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Published: Saturday, 8/29/2009

Toledo library's layoffs likely to be worst ever, official says


Toledo-Lucas County Public Library layoffs to be announced Tuesday will be by far the worst in the 171-year history of the library, Deputy Director Margaret Danziger said Friday night.

How many of the system's 345 employees will be laid off in the wake of this week's decision to reduce library hours was unknown Friday night, she said.

But the layoffs are expected to affect both of the library's unions as well as its exempt staff as the board cuts $3.1 million out of its personnel budget for 2010. The personnel budget for 2009 was almost $24 million.

Some of those savings could come from employees taking an early retirement incentive, but union leaders are bracing for significant cuts.

"It is the case. It is official. People are going to be laid off," said Harry Johnston, Communications Workers of America library director, who represents circulation clerks and maintenance and custodial workers.

"We don't have any solid numbers yet," said David Lutz, co-president of the local Association of Public Library Employees, which represents librarians. "But there will be less positions."

"I think it is very, very sad," Library Director Clyde Scoles said. "But we have to live within our means."

The layoffs are because of state budget cuts and a reduction in local tax revenue for the library. Library leaders predict total revenue in 2010 at $32.4 million, which would be $7.4 million less than what the library received in 2008.

And this round of layoffs, Mr. Scoles warned, might not be the last in the near future.

"It's a strong possibility," he said about more possible layoffs next year.

Layoffs among unionized staff will be determined by seniority,

Ms. Danziger said.

The librarians' union has 94 members with 83 employed full time and 11 part time. Hourly pay for members starts at $15.34 and goes up to $30.80 for those with a master's degree and at least nine years' experience.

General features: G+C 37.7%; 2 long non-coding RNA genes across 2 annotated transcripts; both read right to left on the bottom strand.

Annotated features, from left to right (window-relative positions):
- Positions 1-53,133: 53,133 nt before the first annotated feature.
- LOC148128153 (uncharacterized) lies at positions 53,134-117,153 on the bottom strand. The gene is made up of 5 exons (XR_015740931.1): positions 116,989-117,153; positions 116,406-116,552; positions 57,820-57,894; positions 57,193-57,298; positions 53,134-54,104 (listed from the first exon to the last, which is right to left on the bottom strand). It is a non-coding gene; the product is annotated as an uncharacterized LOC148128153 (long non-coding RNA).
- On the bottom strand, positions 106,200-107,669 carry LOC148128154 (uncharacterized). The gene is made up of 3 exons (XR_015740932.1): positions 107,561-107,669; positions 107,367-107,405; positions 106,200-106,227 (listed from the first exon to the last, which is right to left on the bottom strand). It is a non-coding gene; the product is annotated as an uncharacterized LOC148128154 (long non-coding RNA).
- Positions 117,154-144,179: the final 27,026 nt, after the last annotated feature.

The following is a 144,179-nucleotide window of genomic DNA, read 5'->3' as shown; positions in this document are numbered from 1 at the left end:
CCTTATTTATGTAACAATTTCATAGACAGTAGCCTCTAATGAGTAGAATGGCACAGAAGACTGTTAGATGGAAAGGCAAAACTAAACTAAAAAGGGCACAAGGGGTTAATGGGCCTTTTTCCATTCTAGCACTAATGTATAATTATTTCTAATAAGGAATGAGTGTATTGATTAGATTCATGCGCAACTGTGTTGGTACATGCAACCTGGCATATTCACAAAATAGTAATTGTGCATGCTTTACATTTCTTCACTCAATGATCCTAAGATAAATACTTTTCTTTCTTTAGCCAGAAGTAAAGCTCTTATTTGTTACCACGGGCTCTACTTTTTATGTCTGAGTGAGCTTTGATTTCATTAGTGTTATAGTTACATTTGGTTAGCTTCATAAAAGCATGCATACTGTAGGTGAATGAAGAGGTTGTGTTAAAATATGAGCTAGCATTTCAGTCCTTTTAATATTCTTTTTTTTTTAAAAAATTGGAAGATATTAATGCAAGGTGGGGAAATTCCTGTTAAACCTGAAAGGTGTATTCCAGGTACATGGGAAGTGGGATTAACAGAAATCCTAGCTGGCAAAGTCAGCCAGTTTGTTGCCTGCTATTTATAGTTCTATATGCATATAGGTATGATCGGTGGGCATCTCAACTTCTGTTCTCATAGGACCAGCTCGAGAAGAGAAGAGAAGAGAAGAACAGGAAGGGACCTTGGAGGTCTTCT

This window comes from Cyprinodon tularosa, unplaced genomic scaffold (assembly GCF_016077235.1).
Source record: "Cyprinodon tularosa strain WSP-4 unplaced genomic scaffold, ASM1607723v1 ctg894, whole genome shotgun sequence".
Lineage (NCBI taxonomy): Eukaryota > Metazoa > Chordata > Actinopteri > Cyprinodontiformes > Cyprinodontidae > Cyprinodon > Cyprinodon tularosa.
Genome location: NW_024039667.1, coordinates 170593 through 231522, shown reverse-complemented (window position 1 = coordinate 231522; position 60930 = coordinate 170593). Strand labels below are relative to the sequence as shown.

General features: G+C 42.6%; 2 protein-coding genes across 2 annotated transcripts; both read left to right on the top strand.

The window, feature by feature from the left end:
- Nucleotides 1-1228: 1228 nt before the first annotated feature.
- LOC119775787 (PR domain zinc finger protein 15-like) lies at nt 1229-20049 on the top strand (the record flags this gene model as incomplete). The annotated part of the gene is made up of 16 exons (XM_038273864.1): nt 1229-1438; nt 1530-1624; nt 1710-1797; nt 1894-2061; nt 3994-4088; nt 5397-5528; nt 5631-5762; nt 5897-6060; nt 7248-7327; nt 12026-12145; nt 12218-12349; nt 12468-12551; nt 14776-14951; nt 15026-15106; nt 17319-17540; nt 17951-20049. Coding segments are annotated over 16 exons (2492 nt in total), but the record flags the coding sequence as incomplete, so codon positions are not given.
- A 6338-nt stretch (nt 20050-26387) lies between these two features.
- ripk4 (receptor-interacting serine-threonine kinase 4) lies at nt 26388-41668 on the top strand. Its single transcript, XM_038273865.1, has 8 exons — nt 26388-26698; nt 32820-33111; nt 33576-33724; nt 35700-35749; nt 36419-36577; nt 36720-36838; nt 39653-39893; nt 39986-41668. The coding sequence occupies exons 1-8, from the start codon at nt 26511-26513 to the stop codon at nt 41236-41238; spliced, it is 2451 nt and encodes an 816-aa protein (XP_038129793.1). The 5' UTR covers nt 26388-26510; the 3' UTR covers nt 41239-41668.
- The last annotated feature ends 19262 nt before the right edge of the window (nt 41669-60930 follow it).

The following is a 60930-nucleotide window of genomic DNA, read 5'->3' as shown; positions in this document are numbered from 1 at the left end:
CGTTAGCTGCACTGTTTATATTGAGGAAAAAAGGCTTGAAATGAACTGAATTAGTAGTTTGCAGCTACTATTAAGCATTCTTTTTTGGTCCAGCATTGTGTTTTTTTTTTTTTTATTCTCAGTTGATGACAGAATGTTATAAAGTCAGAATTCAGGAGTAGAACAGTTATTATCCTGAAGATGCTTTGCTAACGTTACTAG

The union representing circulation clerks and other workers has about 160 members on a pay scale ranging from $13.72 to $21.32 per hour.

Among exempt employees, the highest paid is the director, Mr. Scoles. His annual salary is $178,087. Ms. Danziger, the deputy director, is paid $139,249.

Salaries of library branch managers range from $59,000 to $97,000. Supervisors are paid $34,000 to $54,000. And many other administrators are paid $47,000 to $100,000 a year.

Cuts among exempt staff will be announced after layoffs in the unions, Ms. Danziger said. The union contracts require a 30-day notice of layoffs among their members.

Public service positions are likely to see the most cuts with the reduction in hours, Ms. Danziger said.

The library board voted 6-0 on Wednesday to slice branch hours to about eight per day and reduce most branches to five days a week. Board member Randy Clay was absent.

The reduced hours are effective Oct. 4.

Library leaders have not considered requiring employees to take unpaid days off, Ms. Danziger said, but both unions have been asked to consider forgoing previously approved pay increases.

The library this summer laid off about 60 pages, who shelve books part-time and are not represented by a union.

But the last time the library laid off librarians was in the mid 1970s, Ms. Danziger said, adding that she did not know of any other similar layoffs since the library was organized in 1838.

At least 33 employees are eligible for the library's retirement incentive and they have until Nov. 30 to consider it. But Ms. Danziger said few are expected to take it.

Employees who have at least 30 years' experience are being offered 100 percent of their unused sick leave instead of the usual 48 percent upon retirement.

Employees accrue four hours of sick leave for every 75 hours they work.

Library leaders have not considered asking voters for an additional operating levy request in the midst of the worst recession in decades, Ms. Danziger said.

"We don't believe this would be a good time at all," she said. "We'll tighten our belts the way everyone else is doing."

Library employees are, of course, quite concerned.

"This has really hit us hard and it's hit the staff hard," Ms. Danziger said.

"They understand. But sure, the rumor mill is running."

How hard the cuts in hours and staff will be on the public using the library is unknown.

Library leaders estimate almost 4 million visits were made to the library in 2008.

"We are afraid our statistics will drop," Ms. Danziger said, but she added that no estimates were given to the board. "It's a wait-and-see."

Mr. Scoles said he was optimistic - even passionate - in his hopes that library patrons will adjust their schedules to the library's reduced hours and that the number of visits would not drop, even though he admitted that it's logical that they would.

"My pain in all of this is we still want the libraries to be used," he said.

Contact Bridget Tharp at:


or 419-724-6086.

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